Barbara keeps legacy alight

Barbara Ratcliffe with her husband Keith. (s)
Barbara Ratcliffe with her husband Keith. (s)
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By championing a cancer charity, a Nelson woman is keeping her caring husband’s amazing fund-raising legacy alight.

Barbara Ratcliffe (64) has raised £4,054.50 to help promote awareness of prostate cancer by holding fund-raising events and selling pin badges, which include life-saving details of symptoms associated with the illness.

Following her husband Keith’s death from advanced prostate cancer last November, she is determined to add to the money raised for Prostate Cancer UK.

She said: “He lost his fight but he wanted us to carry it on, so we hope to get as many people to wear the badge as possible.

“It’s about getting men to be aware of the symptoms and receive an early diagnosis.”

Following Keith’s own diagnosis in February 2013, the kind-hearted couple began fund-raising for the charity in October that same year.

“He was fortunate to be suitable for a trial drug and we’re very lucky that we had four years with him while he was on it,” added Barbara.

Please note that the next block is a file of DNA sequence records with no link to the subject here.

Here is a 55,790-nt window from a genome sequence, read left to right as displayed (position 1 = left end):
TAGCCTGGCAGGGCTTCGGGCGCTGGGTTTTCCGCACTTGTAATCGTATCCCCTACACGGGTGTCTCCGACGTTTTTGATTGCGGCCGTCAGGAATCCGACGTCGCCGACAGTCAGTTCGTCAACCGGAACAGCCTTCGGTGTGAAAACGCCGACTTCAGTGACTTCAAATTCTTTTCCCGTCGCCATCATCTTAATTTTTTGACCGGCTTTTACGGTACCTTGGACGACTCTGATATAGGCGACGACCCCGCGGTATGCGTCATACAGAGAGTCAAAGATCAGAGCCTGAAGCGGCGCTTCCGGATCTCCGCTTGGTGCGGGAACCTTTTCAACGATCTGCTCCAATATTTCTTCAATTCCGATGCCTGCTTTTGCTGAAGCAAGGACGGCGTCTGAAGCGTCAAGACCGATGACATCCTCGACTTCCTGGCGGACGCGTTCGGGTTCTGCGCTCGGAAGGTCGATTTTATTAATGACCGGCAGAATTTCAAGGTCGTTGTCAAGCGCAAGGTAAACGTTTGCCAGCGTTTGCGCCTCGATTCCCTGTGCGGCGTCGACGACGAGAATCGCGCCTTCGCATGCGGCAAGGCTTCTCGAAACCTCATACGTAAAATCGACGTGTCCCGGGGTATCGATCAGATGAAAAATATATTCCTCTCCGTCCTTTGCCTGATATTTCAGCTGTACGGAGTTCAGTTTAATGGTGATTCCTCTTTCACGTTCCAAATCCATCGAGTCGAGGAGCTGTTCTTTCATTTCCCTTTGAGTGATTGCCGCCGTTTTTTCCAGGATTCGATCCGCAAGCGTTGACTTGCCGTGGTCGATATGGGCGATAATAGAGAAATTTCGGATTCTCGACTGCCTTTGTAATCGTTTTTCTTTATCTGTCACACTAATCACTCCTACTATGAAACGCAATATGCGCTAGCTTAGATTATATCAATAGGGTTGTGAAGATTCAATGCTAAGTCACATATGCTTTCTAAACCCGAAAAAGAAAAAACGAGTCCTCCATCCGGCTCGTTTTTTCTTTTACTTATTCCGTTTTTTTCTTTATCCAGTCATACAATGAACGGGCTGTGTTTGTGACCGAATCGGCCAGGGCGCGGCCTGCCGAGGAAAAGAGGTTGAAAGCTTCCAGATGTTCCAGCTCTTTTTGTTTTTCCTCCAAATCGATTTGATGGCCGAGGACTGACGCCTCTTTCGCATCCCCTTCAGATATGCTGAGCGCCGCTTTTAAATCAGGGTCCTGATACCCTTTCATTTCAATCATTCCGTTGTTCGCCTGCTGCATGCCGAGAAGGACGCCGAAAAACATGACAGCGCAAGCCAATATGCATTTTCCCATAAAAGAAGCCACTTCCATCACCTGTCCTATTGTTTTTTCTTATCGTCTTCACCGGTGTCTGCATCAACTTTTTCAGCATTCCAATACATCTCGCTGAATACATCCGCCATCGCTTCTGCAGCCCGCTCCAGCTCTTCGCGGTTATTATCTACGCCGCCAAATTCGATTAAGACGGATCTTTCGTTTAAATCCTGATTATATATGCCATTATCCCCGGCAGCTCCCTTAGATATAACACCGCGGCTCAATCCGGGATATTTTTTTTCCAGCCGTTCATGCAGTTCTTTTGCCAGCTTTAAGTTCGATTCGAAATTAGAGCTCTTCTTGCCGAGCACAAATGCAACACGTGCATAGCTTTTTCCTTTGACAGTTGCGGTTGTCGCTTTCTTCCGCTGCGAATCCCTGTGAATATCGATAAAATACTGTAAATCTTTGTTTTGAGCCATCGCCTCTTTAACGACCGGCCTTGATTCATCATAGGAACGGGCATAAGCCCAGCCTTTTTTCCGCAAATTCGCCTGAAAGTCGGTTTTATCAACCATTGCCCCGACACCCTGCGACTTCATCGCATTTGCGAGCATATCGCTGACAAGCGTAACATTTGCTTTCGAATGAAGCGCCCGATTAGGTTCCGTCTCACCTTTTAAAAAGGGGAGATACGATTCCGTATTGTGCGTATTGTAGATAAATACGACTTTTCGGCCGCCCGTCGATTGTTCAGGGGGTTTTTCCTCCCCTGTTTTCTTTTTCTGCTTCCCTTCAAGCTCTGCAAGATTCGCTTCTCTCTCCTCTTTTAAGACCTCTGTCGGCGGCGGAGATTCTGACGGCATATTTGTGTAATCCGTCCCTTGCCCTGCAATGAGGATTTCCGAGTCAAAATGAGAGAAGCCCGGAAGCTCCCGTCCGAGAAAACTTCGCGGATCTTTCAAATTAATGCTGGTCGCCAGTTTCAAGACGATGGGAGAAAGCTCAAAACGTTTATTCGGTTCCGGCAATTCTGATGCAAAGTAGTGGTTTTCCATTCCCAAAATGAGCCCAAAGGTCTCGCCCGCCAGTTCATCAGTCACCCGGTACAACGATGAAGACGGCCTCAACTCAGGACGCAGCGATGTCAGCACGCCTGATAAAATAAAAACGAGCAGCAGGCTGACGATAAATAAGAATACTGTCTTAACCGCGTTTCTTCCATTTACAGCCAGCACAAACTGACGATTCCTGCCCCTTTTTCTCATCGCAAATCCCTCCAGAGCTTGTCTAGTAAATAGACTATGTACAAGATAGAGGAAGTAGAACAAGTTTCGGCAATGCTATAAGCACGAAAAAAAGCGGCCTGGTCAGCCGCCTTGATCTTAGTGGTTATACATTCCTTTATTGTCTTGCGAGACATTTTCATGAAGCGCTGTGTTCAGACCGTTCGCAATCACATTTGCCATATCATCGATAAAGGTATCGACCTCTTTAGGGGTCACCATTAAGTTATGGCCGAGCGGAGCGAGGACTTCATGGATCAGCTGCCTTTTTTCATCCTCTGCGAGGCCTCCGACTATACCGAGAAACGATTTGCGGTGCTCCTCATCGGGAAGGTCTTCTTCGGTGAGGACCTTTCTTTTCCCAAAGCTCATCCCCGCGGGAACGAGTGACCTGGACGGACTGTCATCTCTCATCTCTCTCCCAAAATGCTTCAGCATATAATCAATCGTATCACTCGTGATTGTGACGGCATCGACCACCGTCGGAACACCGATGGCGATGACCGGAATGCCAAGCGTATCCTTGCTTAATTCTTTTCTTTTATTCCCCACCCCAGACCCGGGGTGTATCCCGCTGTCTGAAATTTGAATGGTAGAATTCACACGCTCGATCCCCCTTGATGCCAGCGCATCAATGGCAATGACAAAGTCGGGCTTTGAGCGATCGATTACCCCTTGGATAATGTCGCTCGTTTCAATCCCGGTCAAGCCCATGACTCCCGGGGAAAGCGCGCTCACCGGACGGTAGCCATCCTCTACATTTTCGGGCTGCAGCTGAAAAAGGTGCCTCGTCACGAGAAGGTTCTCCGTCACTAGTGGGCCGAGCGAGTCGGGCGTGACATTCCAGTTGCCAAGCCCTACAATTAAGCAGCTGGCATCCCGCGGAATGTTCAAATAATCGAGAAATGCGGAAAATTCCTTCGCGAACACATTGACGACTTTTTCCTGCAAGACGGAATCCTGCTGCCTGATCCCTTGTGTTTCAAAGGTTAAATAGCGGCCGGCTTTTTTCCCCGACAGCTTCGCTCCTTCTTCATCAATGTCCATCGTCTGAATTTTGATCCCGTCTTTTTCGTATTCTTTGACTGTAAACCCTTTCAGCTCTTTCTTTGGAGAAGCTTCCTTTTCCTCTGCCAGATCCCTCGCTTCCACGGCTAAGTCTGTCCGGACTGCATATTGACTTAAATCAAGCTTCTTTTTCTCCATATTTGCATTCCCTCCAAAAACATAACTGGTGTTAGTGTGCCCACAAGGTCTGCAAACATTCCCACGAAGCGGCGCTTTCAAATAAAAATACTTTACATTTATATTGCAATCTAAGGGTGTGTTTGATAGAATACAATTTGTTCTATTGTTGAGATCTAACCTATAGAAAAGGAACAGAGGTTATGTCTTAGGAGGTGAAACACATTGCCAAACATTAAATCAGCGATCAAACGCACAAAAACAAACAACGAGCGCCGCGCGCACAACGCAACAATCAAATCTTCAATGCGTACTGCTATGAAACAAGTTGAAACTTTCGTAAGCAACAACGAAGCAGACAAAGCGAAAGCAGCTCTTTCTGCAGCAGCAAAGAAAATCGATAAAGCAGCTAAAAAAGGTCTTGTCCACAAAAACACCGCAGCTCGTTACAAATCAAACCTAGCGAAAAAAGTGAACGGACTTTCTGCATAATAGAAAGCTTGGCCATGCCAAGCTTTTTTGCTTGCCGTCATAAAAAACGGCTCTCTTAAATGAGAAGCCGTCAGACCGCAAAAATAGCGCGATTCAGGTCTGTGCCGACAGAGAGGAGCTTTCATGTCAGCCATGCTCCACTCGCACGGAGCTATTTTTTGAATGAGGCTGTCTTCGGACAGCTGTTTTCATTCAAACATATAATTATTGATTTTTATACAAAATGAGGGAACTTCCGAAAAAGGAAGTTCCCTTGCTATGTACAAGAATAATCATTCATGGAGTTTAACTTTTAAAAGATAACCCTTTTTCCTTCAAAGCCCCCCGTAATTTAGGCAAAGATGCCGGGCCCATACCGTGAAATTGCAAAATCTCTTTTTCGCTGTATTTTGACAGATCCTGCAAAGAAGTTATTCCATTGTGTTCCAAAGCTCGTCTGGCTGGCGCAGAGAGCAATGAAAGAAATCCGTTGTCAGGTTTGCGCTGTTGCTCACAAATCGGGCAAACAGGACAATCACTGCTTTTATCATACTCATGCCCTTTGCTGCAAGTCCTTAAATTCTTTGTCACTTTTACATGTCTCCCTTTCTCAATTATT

“He was so brave and he never complained.”

And it was Keith’s desire to give something back, his wife said, which inspired them to hold a quiz night and sell Christmas wreaths, grave pots and hanging baskets to raise funding.

A member of Pendle Flower Club, Barbara also held a fund-raising stall at the society’s Christmas demonstration.

“In less than an hour we raised £270 and Keith was absolutely thrilled to bits,” she said.

And even when he was admitted to Royal Blackburn Hospital for major surgery last October, Keith remained undeterred from his charity mission and began giving out the prostate pins to doctors, nurses and patients.

“Staff at the hospital called him an ambassador for health, as all the patients had begun wearing the badges on their pyjamas,” Barbara said.

“It was lovely!”

Then, when he began receiving care at home, he gave badges out to doctors and nurses, many of whom were unaware of all the symptoms of prostate cancer, said Barbara.

“We [also] sold the badges at his funeral, which helped to raise £150,” she added.

“The crematorium was full of people wearing prostate pins.”

Barbara would like to thank all the clinical staff for the care they provided Keith, as well as The Alma Inn, Laneshaw Bridge, for agreeing to sell the pins.

It is hoped they will also be available to buy from other local venues in the near future.

For more details, please visit https://prostatecanceruk.org/

Donations in Keith’s memory were given to Pendleside Hospice, who provided “wonderful” support to Keith and his family.